In those days, sharing files wasn’t all that simple. You couldn’t just email your Pages file to your buddy, she’d make edits in a different color than did you, copy and paste, accept all changes and insta-Appellate Brief. Both halves of the oyster fitting together nicely.
Instead, Cynthia brought her Apple 128K over for dinner to our apartment, along with assorted cables. We made macaroni-n-cheese for both little 128K’s. Dinner turned into a sleepover, and then breakfast. “Linking” the two little brats together turned out to be more difficult than we’d ever imagined, and halfway through the night (oh, say about one in the morning,) both files were lost. Irretrievably. Luckily, Cynthia and I are both obsessive-compulsives (to this day) and we’d handwritten the whole thing on yellow legal pads. There are times when it’s a good idea to not save trees. We sat and re-typed the halves again, while D.K. studied for his Pharmacology final; he had to take that exam the next morning in Denver at the med school at 9 am. However, the law students trumped the med student; we were two against one, after all, and it had been his brilliant idea to craft the briefs via computer rather than paying someone else to type it, as did the rest of our classmates. We commandeered his time to do some of the typing, and in the process, he learned more than he ever wanted to know about legal citation. He also flunked his Pharmacology exam the next morning, but that’s another story. Our brief earned an A.
I still love Apple products. So much so that I gladly waited nine hours in line at the Cherry Creek Mall to finally buy an iPhone. Nine circles of hell? Possibly, but I had a great guide with me, and made it through to enjoy dinner across the street at one of our favorite sushi restaurants. My son enjoyed the experience so much that he’s asked me if we can do it again this summer. I guess there’s nothing like sitting on cold marble tiles, conversing with your family and other strangers. Of course, we can only endure such an outing again if our phone contracts are up.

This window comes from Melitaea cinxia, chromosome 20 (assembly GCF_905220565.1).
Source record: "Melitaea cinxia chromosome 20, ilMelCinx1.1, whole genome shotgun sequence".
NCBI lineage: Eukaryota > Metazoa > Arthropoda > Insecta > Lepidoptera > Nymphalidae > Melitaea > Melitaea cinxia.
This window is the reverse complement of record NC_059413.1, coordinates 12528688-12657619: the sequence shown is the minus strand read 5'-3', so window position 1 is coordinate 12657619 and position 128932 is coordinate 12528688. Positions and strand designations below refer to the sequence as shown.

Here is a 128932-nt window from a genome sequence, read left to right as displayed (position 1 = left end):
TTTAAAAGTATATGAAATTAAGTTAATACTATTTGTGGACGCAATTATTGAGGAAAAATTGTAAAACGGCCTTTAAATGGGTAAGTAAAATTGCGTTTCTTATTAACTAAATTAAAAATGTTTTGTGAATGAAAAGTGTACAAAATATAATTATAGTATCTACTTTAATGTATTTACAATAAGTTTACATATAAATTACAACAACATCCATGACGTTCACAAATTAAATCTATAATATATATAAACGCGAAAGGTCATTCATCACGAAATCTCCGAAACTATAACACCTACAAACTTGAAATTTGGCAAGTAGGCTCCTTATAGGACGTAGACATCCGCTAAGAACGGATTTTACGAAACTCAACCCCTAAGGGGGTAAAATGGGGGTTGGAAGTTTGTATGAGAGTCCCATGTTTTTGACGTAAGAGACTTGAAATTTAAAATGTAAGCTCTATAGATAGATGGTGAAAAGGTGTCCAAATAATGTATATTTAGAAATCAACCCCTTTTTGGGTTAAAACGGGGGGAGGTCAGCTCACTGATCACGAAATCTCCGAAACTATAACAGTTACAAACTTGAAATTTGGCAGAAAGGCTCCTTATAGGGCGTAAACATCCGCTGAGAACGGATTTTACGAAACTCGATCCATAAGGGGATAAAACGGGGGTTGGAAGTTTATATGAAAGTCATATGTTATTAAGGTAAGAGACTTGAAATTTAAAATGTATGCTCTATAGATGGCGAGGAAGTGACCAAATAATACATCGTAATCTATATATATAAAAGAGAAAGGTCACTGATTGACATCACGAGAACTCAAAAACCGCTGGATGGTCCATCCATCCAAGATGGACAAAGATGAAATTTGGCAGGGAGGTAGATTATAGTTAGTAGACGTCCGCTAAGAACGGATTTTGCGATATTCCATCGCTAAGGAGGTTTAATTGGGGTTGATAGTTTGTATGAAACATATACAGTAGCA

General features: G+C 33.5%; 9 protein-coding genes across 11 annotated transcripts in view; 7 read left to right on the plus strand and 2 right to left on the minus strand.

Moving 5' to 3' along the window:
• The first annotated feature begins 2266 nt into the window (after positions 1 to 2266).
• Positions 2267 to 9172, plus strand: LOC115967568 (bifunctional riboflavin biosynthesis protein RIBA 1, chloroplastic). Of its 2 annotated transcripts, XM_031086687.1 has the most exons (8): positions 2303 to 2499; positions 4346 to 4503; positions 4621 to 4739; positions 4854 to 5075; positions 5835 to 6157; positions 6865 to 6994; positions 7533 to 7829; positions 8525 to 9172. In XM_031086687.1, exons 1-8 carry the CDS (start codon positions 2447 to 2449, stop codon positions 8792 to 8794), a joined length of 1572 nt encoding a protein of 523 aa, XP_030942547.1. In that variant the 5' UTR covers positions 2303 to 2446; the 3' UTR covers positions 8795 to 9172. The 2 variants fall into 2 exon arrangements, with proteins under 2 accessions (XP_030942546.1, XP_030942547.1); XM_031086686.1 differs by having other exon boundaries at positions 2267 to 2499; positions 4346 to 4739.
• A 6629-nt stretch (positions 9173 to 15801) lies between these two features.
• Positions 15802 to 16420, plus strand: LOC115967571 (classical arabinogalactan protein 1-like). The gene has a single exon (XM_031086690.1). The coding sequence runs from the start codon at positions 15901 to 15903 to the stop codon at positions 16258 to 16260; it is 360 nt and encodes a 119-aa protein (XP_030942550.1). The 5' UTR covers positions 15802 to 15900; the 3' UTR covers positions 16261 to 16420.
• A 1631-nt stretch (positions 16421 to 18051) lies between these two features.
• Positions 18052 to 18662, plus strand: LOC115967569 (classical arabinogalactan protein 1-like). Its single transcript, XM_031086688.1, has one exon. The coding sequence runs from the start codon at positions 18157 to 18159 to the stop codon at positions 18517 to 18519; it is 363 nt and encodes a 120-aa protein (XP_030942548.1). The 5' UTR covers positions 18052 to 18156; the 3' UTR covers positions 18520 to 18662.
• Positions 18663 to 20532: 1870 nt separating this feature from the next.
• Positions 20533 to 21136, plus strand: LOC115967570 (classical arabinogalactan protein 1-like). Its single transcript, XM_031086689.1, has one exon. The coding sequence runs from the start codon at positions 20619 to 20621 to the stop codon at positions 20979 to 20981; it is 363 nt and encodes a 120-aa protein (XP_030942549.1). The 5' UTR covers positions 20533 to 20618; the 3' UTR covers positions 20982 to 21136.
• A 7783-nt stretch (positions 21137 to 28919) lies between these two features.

In the process of becoming “all Apple, all the time,” I’ve accepted the fact that the company and its founder has me on a leash. My iPhone corrects almost everything I type. I believe it channels my inner self. Or possibly Steve Jobs does.
When I asked Dr. K where he was at 7pm at night, querying, “are you practicing medicine?” the phone re-evaluated what I meant, and changed it to “leaching.” An archaic term, for sure, but as a hematologist, there is a vein of truth.
Steve Jobs did not like colloquialisms, evidently, because when I informed a friend that I was “whupped” after a long day, iPhone changed this to “whipped.” I did feel whipped, but I thought I’d be cute. iPhone doesn’t do cute, and will red-line you. Nor does it allow you to swear. It’s terribly polite.
My phone can get into my head. I tapped “realized”, and it converted it to “trapped.” Yes, at times we are trapped by reality, but must we be reminded of this?
We go on a ski vacation with close friends once a year; we’re all intense planners, down to the very last package of cheese. I thought I’d game the system last year, and I told my friend that I’d buy two packages of Butterkäse; iPhone changed this to “two pigs.” Possibly we were, and yet, must I submit to judgment by an inanimate object?
I do feel close to my phone; it allows me to stay connected all day with people, wherever they may be, and enables efficiency. It’s true, the data it generates, tracking me, where I go, what I do and purchases I make, wafts an aroma of Big Brother, but I’m certain that the cookies Apple records are peanut butter scented. I’ll take efficiency over tracking my every move any day. It’s fine if the operating system over thinks everything I want to write. I am human, after all, and I can backspace, and edit.
Some say Steve Jobs was a difficult person to work with, that he told it like it was, that he had no time for foolishness. He saw what others could not. This is the essence of genius. He’ll go down in the annals of history, along with my two personal favorites, Mozart and Alexander Hamilton, about whom we’ll ask, “what if there could have been more?” Or was that the plan all along?
I think we’ll still hear from Jobs. He’s probably figured out how to send cookies from heaven.
Like this blog post? Subscribe to my newsletter so you won’t miss out on future blog posts!